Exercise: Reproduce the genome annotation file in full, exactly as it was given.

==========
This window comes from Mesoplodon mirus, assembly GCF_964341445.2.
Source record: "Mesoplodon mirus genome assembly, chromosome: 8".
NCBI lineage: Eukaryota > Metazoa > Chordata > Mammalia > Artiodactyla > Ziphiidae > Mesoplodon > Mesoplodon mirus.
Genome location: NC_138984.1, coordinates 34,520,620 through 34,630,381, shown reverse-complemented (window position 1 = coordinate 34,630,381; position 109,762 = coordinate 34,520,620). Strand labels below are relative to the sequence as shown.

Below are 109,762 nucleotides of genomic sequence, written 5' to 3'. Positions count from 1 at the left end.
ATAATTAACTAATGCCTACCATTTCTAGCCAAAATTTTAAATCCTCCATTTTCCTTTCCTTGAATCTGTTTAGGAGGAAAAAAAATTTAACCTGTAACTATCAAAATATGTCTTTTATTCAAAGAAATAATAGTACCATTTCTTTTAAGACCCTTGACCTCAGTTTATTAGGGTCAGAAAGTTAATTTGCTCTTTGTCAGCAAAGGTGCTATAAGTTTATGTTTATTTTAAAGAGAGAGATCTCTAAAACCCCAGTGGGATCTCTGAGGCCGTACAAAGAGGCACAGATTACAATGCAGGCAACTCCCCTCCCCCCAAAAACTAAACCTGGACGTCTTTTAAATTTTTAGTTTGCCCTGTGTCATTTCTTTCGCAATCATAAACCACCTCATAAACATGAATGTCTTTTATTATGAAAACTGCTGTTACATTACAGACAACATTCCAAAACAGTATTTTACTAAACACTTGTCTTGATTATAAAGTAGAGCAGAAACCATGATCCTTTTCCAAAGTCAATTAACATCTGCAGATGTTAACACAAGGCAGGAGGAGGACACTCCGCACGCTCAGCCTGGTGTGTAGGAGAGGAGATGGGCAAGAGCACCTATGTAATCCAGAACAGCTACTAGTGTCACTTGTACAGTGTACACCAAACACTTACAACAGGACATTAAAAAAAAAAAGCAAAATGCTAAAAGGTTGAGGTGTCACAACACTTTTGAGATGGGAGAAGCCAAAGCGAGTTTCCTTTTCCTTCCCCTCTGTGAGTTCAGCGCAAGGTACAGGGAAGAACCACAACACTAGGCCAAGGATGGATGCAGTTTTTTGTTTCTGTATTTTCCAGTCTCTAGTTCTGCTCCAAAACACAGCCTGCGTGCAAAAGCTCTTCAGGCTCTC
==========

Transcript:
This window comes from Mesoplodon mirus, assembly GCF_964341445.2.
Source record: "Mesoplodon mirus genome assembly, chromosome: 8".
NCBI lineage: Eukaryota > Metazoa > Chordata > Mammalia > Artiodactyla > Ziphiidae > Mesoplodon > Mesoplodon mirus.
Genome location: NC_138984.1, coordinates 34,520,620 through 34,630,381, shown reverse-complemented (window position 1 = coordinate 34,630,381; position 109,762 = coordinate 34,520,620). Strand labels below are relative to the sequence as shown.

Below are 109,762 nucleotides of genomic sequence, written 5' to 3'. Positions count from 1 at the left end.
ATAATTAACTAATGCCTACCATTTCTAGCCAAAATTTTAAATCCTCCATTTTCCTTTCCTTGAATCTGTTTAGGAGGAAAAAAAATTTAACCTGTAACTATCAAAATATGTCTTTTATTCAAAGAAATAATAGTACCATTTCTTTTAAGACCCTTGACCTCAGTTTATTAGGGTCAGAAAGTTAATTTGCTCTTTGTCAGCAAAGGTGCTATAAGTTTATGTTTATTTTAAAGAGAGAGATCTCTAAAACCCCAGTGGGATCTCTGAGGCCGTACAAAGAGGCACAGATTACAATGCAGGCAACTCCCCTCCCCCCAAAAACTAAACCTGGACGTCTTTTAAATTTTTAGTTTGCCCTGTGTCATTTCTTTCGCAATCATAAACCACCTCATAAACATGAATGTCTTTTATTATGAAAACTGCTGTTACATTACAGACAACATTCCAAAACAGTATTTTACTAAACACTTGTCTTGATTATAAAGTAGAGCAGAAACCATGATCCTTTTCCAAAGTCAATTAACATCTGCAGATGTTAACACAAGGCAGGAGGAGGACACTCCGCACGCTCAGCCTGGTGTGTAGGAGAGGAGATGGGCAAGAGCACCTATGTAATCCAGAACAGCTACTAGTGTCACTTGTACAGTGTACACCAAACACTTACAACAGGACATTAAAAAAAAAAAGCAAAATGCTAAAAGGTTGAGGTGTCACAACACTTTTGAGATGGGAGAAGCCAAAGCGAGTTTCCTTTTCCTTCCCCTCTGTGAGTTCAGCGCAAGGTACAGGGAAGAACCACAACACTAGGCCAAGGATGGATGCAGTTTTTTGTTTCTGTATTTTCCAGTCTCTAGTTCTGCTCCAAAACACAGCCTGCGTGCAAAAGCTCTTCAGGCTCTC